For Samsung, which recently opened the world’s biggest phone manufacturing factory in Noida, a big bet on India is the best, well, bet after losing the plot in China and ceding ground to Apple in the US.
For Xiaomi, India has turned out to be a promising land. Xiaomi, maintains Shah of Counterpoint, sees China as a tough market to grow in as it is maturing. Users are buying high- to premium-end phones and Huawei is breathing down Xiaomi’s neck in the mid-tier segment. Capitalising on India makes more sense.
One out of every three smartphones sold in India is a Xiaomi. It’s the biggest player in fitness bands; out of every two wearables sold in India, one is by the Chinese upstart. “We are the biggest online players in TV, routers and air purifiers,” claims Jain.
The pace of Xiaomi’s growth, reckon analysts, can do wonders for the brand. “If it maintains momentum, by next year India might become its biggest market,” reckons Shah, adding that the fight is tantalisingly poised between Samsung and Xiaomi who follow diametrically opposite business models, and cultures. Xiaomi showed Samsung how successful online sales can be. The Chinese firm is now focusing on offline connect to take on its rival
CLASH OF CULTURES
What makes the contest gripping is the way both the companies conduct their businesses. Samsung sees smartphone as a hardware; believes in making decent, if not hefty, margin on selling the device; prides itself in being present across all price points; and leverages its research and development capabilities by pegging it on consumer insights.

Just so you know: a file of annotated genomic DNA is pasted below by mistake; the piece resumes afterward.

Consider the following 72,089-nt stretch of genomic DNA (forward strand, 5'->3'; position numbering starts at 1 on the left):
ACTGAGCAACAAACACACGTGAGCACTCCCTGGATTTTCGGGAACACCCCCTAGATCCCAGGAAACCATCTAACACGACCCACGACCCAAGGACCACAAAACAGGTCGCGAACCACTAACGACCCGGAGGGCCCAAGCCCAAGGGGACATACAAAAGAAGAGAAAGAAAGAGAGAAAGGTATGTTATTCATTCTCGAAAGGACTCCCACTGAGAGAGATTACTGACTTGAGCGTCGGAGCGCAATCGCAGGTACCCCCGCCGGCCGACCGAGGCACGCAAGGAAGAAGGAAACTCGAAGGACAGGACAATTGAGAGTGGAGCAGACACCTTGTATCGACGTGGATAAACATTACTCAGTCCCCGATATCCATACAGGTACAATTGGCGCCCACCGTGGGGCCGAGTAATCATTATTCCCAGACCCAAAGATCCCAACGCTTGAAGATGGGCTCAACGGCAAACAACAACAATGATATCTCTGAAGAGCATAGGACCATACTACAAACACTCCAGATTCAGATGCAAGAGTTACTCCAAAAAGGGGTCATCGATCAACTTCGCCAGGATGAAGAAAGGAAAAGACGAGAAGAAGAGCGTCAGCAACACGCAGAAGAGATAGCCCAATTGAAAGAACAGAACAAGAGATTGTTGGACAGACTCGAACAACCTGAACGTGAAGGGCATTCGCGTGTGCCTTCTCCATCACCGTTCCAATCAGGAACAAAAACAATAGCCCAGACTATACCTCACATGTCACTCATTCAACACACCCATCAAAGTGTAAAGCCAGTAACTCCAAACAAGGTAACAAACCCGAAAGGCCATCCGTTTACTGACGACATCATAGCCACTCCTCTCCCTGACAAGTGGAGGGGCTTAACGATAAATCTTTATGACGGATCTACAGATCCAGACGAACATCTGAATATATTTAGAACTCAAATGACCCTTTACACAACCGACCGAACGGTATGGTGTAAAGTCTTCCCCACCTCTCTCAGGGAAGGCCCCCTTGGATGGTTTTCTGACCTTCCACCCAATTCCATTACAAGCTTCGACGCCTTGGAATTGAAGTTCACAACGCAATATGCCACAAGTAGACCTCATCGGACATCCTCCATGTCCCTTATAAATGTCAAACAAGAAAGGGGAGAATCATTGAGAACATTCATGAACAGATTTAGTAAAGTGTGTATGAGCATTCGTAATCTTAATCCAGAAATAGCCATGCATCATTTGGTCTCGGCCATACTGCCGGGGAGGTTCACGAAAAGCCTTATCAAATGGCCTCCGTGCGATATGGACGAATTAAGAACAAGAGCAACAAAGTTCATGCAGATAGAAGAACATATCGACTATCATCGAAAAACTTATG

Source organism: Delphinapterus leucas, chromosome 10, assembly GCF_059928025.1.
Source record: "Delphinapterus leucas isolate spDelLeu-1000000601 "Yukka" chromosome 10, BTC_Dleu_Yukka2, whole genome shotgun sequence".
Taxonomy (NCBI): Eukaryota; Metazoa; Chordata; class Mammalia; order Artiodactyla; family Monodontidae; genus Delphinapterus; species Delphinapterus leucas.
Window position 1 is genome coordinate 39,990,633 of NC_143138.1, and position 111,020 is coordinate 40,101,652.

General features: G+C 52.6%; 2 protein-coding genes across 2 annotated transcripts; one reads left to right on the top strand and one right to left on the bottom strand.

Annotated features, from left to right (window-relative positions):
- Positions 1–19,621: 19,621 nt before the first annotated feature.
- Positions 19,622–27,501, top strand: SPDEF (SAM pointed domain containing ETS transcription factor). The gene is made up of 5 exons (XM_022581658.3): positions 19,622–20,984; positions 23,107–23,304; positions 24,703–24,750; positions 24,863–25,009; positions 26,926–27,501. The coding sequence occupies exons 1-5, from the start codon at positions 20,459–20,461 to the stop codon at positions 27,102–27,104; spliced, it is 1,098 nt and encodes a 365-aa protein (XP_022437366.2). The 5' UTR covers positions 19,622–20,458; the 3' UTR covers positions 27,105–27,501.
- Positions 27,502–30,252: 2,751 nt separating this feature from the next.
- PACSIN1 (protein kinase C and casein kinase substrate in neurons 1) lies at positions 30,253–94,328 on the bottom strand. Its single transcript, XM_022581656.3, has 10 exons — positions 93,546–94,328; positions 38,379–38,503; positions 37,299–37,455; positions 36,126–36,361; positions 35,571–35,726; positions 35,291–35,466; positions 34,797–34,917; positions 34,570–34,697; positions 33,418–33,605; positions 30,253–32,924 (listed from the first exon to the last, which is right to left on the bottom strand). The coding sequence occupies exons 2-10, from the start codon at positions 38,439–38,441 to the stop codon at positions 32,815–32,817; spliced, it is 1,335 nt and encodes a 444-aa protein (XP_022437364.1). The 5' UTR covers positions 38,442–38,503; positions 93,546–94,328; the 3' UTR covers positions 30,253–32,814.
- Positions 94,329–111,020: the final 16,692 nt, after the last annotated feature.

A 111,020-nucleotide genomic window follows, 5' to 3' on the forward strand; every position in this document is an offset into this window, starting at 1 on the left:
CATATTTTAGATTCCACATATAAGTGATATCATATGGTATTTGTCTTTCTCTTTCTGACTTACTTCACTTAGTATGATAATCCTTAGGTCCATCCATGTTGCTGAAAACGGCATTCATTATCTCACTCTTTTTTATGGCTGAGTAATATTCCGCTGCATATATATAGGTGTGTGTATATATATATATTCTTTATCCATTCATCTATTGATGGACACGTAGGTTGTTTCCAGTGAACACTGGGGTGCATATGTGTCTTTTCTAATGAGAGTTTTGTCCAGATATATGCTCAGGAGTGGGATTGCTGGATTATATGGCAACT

Take, for instance, the ‘chat over video’ feature in the recently launched models of Galaxy J series, which allows users to respond to messages or chats while viewing videos. The innovation turned out to be a blockbuster. Within two months, the company sold 20 lakh units of J8 and J6 mid-segment smartphones, Samsung claimed last month.
What’s distinctive about the success though was not the chat over video feature. Samsung made two changes in its strategy to take on Xiaomi. Firstly, it started talking to millennials, a segment it was not in sync with, and a segment which predominantly forms the user base of Xiaomi. Secondly, J8 and J6 mid-segment smartphones also helped Samsung crack a segment dominated by Xiaomi.
Warsi though would likely scoff at the idea that the company made changes dictated by competition. “The hunger to question the current status and inquire about what’s new for consumers are what make Samsung,” he says.
That Samsung has been tested a couple of times over the past two decades in India has added resilience to its DNA. While it displayed aggression in toppling Nokia in 2012, Samsung showed character in not pressing the panic button when in August 2014 homegrown player Micromax threatened to challenge its reign. “We have seen numbers 1, 2, 3, and 4 over the last decade or so... so we know that what it takes to slip or recover or sustain,” grins Warsi.